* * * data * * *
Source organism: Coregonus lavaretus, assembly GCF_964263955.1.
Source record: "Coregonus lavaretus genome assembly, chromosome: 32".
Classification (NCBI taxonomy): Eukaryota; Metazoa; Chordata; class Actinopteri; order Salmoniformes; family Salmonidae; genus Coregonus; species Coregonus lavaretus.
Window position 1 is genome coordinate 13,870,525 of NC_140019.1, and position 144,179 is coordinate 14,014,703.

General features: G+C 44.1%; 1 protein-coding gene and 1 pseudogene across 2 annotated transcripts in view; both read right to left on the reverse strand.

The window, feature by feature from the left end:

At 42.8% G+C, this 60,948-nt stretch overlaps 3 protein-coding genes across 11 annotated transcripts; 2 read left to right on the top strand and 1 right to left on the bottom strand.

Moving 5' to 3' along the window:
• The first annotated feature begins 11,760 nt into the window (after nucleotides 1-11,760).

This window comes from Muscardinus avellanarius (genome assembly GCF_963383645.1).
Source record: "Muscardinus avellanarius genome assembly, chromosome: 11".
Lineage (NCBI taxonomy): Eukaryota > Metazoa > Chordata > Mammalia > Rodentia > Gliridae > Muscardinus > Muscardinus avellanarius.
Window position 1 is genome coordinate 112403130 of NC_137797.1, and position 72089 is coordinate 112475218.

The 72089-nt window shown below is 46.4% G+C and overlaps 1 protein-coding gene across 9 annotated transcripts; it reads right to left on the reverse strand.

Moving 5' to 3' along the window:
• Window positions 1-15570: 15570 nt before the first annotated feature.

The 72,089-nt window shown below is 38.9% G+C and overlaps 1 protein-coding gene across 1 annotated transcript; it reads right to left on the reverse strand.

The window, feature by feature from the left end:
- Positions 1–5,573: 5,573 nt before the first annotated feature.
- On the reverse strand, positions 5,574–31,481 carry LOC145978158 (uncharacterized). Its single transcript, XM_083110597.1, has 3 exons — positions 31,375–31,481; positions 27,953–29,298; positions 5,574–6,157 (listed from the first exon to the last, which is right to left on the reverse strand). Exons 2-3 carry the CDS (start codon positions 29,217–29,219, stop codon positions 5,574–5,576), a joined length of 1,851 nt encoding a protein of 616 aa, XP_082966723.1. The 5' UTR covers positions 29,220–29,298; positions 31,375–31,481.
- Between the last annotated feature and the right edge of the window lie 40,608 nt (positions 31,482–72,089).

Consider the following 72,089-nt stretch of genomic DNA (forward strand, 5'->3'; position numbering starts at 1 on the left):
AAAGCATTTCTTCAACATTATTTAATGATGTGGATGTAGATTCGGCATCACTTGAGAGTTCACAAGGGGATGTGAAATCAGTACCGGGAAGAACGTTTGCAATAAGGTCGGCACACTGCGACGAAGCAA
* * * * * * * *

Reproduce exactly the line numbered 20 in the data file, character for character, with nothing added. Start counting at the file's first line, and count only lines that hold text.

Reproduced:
- On the reverse strand, positions 5,574–31,481 carry LOC145978158 (uncharacterized). Its single transcript, XM_083110597.1, has 3 exons — positions 31,375–31,481; positions 27,953–29,298; positions 5,574–6,157 (listed from the first exon to the last, which is right to left on the reverse strand). Exons 2-3 carry the CDS (start codon positions 29,217–29,219, stop codon positions 5,574–5,576), a joined length of 1,851 nt encoding a protein of 616 aa, XP_082966723.1. The 5' UTR covers positions 29,220–29,298; positions 31,375–31,481.